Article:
In 2000, watches got a serious upgrade thanks to IBM. The IBM Watchpad introduced some familiar features like a fingerprint scanner. The wearer could use Bluetooth to use their scanned fingerprint as the password to their computer. The WatchPad also was the first to detect the wearer’s hand movements. Unfortunately, because of size limitations, the WatchPad couldn’t combine the features with a compact design, so the WatchPad was never released. Although IBM’s dream was never fully realized, it’s obvious that these early ideas defined later smart watches.
Famous for their GPS technology, in 2003 Garmin released their Garmin Forerunner. This watch was the first to be centered on fitness. With just two AAA batteries, the watch would measure distance, speed, and calories burned for up to fourteen hours.
Samsung began its smart watch legacy in 2009 with the S9110. The watch used a micro-SIM card to function as a phone, rather than a companion. The small touchscreen had an even smaller keyboard to send texts and emails. It was Bluetooth compatible so the wearer could even play music. Although the S9110 is the first smart watch by definition, it had some issues. The tiny keyboard wasn’t very practical, and the retail price of five hundred dollars was far too high for consumers.
In 2013, a company called Pebble started a Kickstarter campaign to crowdfund about five hundred thousand dollars, but in less than an hour they had raised over one million. With such success, Pebble was able to create a revolutionary watch. The Pebble Classic watch synced to all Apple and Android smartphones. Pebble Classic acted as a notification notifier. It could alert the wearer of everything from social media to reaching their step goal, but what really set Pebble Classic apart was the app store. From the watch, the user could search through more than one hundred different apps and download them directly to the watch. These apps included flash games and Paypal. Along with a battery lasting 7-10 days, Pebble set a high bar for future smart watches.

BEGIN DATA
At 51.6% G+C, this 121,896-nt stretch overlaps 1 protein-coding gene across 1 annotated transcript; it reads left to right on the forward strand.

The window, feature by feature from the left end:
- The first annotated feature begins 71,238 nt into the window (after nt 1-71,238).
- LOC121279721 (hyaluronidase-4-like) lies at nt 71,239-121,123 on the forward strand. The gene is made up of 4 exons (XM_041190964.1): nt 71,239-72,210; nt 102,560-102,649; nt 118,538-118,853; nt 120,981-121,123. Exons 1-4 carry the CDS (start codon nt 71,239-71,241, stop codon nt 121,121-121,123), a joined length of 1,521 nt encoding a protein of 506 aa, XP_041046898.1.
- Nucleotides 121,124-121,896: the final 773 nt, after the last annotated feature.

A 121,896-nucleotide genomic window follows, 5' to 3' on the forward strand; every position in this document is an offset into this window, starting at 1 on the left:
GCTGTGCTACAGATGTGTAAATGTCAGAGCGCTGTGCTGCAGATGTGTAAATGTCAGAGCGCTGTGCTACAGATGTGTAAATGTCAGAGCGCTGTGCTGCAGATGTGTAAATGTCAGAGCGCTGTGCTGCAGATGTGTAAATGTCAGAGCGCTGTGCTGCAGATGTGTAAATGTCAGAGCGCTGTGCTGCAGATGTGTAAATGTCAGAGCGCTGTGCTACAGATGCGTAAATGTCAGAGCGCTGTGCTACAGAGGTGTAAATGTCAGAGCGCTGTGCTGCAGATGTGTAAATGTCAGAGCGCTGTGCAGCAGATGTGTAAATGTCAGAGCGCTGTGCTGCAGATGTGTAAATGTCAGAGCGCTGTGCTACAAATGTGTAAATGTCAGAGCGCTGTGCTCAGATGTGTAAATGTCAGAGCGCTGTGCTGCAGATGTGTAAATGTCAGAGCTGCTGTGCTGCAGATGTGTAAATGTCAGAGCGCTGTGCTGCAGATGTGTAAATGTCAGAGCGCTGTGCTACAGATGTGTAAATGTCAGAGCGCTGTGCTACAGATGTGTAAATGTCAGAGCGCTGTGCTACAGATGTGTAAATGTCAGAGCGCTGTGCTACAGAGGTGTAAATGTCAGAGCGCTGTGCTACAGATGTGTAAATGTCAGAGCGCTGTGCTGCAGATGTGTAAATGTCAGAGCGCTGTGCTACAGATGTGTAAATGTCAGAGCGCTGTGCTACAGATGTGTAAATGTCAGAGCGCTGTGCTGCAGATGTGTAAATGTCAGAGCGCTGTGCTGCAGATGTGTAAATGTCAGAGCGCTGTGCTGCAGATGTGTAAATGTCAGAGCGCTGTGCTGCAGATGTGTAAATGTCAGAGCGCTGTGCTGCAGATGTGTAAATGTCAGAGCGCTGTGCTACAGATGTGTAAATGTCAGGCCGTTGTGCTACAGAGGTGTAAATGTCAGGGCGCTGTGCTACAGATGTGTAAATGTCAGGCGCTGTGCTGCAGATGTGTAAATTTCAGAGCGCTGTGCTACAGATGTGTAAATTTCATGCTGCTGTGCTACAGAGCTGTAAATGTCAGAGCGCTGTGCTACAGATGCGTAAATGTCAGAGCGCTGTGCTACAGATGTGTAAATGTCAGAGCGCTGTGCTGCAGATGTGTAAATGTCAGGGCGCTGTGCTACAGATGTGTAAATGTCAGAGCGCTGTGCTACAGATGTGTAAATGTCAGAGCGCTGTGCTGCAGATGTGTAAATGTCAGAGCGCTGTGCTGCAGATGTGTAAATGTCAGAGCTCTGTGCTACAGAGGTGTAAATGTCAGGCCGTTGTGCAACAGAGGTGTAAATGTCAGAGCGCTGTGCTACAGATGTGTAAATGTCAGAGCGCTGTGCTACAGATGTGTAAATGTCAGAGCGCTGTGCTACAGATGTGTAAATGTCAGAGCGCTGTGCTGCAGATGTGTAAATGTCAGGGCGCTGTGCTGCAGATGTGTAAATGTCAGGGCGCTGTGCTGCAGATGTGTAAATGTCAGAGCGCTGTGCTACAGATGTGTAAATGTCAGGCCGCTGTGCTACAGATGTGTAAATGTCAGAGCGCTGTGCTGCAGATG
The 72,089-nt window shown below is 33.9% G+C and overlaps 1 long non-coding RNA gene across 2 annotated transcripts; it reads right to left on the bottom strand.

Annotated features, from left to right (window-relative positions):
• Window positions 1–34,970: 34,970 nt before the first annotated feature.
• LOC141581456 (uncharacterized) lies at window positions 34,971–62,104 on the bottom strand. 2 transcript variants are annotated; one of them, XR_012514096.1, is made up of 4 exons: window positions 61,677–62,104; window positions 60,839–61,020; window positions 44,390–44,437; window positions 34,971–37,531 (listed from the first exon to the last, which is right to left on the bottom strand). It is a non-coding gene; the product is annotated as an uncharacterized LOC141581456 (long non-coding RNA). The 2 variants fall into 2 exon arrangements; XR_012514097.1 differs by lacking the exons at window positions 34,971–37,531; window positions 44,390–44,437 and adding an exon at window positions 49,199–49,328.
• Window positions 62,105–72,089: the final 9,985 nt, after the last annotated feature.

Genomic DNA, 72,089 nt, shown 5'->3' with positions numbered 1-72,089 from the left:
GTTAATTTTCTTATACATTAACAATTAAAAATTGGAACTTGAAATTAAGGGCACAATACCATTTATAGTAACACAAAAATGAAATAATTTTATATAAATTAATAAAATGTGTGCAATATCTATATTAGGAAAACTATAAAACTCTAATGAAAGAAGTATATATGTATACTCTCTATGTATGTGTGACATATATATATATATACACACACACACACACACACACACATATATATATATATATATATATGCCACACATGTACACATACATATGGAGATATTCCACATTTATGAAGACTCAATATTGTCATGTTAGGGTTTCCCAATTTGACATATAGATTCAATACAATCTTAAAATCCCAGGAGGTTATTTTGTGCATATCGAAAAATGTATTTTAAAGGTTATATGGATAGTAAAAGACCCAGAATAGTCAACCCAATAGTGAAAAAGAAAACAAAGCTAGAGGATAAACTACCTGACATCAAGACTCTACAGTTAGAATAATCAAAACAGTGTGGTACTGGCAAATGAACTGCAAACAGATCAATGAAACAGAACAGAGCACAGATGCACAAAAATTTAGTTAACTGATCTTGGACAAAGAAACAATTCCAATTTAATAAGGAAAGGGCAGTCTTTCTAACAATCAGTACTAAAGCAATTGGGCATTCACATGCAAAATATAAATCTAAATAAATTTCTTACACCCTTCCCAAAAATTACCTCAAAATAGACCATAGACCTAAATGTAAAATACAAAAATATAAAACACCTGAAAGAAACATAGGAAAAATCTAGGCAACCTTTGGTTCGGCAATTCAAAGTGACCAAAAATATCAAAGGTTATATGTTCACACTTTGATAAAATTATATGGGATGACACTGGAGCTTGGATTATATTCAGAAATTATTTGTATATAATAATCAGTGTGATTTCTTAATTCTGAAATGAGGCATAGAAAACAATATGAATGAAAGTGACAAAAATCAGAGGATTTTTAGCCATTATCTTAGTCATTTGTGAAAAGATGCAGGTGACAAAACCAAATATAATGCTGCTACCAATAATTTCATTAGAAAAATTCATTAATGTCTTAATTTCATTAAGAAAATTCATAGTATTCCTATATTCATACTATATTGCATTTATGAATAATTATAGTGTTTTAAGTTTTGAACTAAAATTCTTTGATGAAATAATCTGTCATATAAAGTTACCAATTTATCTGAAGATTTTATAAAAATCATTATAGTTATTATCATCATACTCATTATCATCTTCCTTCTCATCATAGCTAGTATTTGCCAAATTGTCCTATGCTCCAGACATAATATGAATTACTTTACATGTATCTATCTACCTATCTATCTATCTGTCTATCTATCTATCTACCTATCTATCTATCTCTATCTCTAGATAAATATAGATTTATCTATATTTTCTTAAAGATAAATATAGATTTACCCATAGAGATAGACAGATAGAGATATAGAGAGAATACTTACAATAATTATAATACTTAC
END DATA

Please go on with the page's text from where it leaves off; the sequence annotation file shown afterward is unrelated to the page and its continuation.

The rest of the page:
By 2014 Samsung came out swinging with the Samsung Gear S. This watch was the first to be advertised as smart watch without needing a smartphone. Samsung’s goal was to separate wearers from their smartphones without cutting off contact with the world. Like Pebble, the watch was also connected to Samsung’s GALAXY Apps. The sleek design featured a solid wristband that was interchangeable with a wide range of colors, so Samsung managed to make it look less like a watch and more like a fashion accessory.
Then, 2015 brought on two huge products, the Apple Watch and the Fitbit. After being rumored for three years, the Apple Watch was released to the public. Its unique features included a “tap” notification system that replaced the classic vibration alert with a gentler tap. The watch included a crown for scrolling through apps ad texts. Previously, smart watches used a touch scroll, but by using a crown, the wearer could scroll more precisely. The Apple Watch was advertised as a more convenient platform for Apple Pay, allowing the wearer to pay with literally the flick of the wrist.